- Capitalism and Alternatives -

...from a member of the choir

Posted by: bill on September 30, 1999 at 10:36:26:

In Reply to: Comrade, you're preaching to the choir on this one, believe me. posted by Krasny on September 29, 1999 at 14:07:49:

(Nice Site)

Sorry not to have current statistics at my fingertips - but following is a post from another board that culls domestic data from Z magazine:

Currents.310.1346: Richard Clark (cardo) Thu, 03 Jun 1999 12:46:52 CDT (77 lines)

Over the last decade or so, as we all know, the stock market has
boomed and the wealth of that small percentage of us who own most of
the stock has grown immensely. This growth in the stock market is
based primarily on the large growth in American productivity over the
last 30 or 40 years, i.e. the growth in how much the average worker
produces in any given period of time. Yet even though the average
worker is producing much more in an hour or a day than he did 15 or 20
years ago, the real buying power of most workers has _not_ gone up.
In fact it has declined. Consider the following statistics, gathered
by Holly Sklar, Chuck Collins and Betsy Leondar-Wright for their
recent (May '99) article in Z Magazine:

1. Business productivity grew by 33% between 1973 and 1998

2. In spite of this, most households have lower inflation-adjusted net
worth now than they did in 1983 when the Dow was still at 1000.

3. However, since the 1970s, the top 1% of households have _doubled_
their share of the national wealth, taking it from 20% to 40%. (These
folks in the top 1% now have more wealth than the bottom 95%.)

4. Adjusted for inflation, the net worth of the household in the
middle of the spread (i.e. the median household) fell from $54,000 in
1989 to $49,900 in 1997. Median financial wealth (i.e. net worth
minus the value of any house a family might own) fell from $13,000 to
$11,700 over the same period.

5. The percentage of households with zero or negative net worth (i.e.
greater debts than assets) increased from 15.5% in 1983, to 18.5% in
1995. (This represents nearly a fifth of all households. That's
nearly double the rate in 1962 when less than 10% of all households
had greater debts than assets.)

6. The net worth of the poorest fifth of households was, on average,
minus $5,600 in 1997. ($5,600 in debt). Compare that to 14 years
earlier, in 1983, when the average indebtedness among the poorest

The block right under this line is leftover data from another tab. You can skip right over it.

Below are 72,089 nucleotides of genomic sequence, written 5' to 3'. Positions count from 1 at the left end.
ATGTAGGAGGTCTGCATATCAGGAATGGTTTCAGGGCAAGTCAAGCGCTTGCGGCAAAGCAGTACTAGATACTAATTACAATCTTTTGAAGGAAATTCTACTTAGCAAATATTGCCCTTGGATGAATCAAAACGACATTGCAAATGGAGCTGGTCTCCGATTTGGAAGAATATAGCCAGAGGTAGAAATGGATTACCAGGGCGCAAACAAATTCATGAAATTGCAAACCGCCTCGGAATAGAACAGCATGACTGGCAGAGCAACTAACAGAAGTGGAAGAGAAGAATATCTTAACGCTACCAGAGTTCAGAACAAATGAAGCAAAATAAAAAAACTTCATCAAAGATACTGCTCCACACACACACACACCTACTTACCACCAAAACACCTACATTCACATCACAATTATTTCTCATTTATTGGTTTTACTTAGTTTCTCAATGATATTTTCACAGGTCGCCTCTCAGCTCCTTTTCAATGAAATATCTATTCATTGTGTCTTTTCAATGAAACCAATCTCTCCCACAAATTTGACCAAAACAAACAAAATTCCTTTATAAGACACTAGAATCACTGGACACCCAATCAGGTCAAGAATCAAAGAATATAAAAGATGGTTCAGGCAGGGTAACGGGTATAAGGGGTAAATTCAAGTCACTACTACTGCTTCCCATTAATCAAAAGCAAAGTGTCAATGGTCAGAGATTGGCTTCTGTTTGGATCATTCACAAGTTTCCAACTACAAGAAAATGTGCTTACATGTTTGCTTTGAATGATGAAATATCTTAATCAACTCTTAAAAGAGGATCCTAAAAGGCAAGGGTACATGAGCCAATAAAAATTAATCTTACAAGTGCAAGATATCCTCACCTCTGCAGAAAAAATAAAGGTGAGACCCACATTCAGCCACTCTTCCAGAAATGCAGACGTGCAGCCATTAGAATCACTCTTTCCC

fifth of households was only $3,000.

7. Those who managed to have $10,000 in the stock market in 1983 saw
that $10,000 turn into an average of $143,000 over the next 15 years,
while a million dollars (in S&P 500 index stocks) turned into $14.4
million. Meanwhile, the incomes of most of the workers (who helped
make that huge growth possible) actually declined. Over the same
period, median household net worth fell by 11%. (The bottom 40% of
households lost an incredible _80%_ of their net worth.)

8. While home ownership rates have slowly risen in recent years, this
is due to the fact that so many home owners (from a worker-affluent
era) are living longer. Home ownership rates among those _under_ the
age of 55 have in fact fallen.

To what can we attribute these huge and growing gaps in income and net

1. A steady transfer of American jobs overseas to dirt-cheap workers
in low wage countries.

2. A huge and steady supply of immigrants from poor countries who bid
down the wages of American workers.

3. Legislators who have seen to it that the real buying power of the
legally mandated minimum wage has steadily fallen. (Adjusted for
inflation, the minimum wage fell by nearly 20% between 1979 and 1998.)

4. An 80% reduction in federal funding for low-income housing between
1978 and 1991. (Meanwhile there have been huge mortgage interest tax
subsidies (i.e. housing subsidies) for those making $100,000 per year
or more.)

So, what if the bulk of the benefits from rising productivity had
_not_ been funneled into the pockets of the privileged? i.e., what if
wages across the board had kept rising with worker productivity, as
they certainly should have? If this had happened, the average hourly
wage in 1998 would have been $18.10, rather than the $12.77 that it
was. The hourly wage growth would have been $5.33 rather than the
measly 30 cents that it was, and the average worker would have
pocketed $11,000 more each year than he did.


Sounds like those in the Up elavator continue to talk amongst themselves, oblivious of those on the stairways going down.

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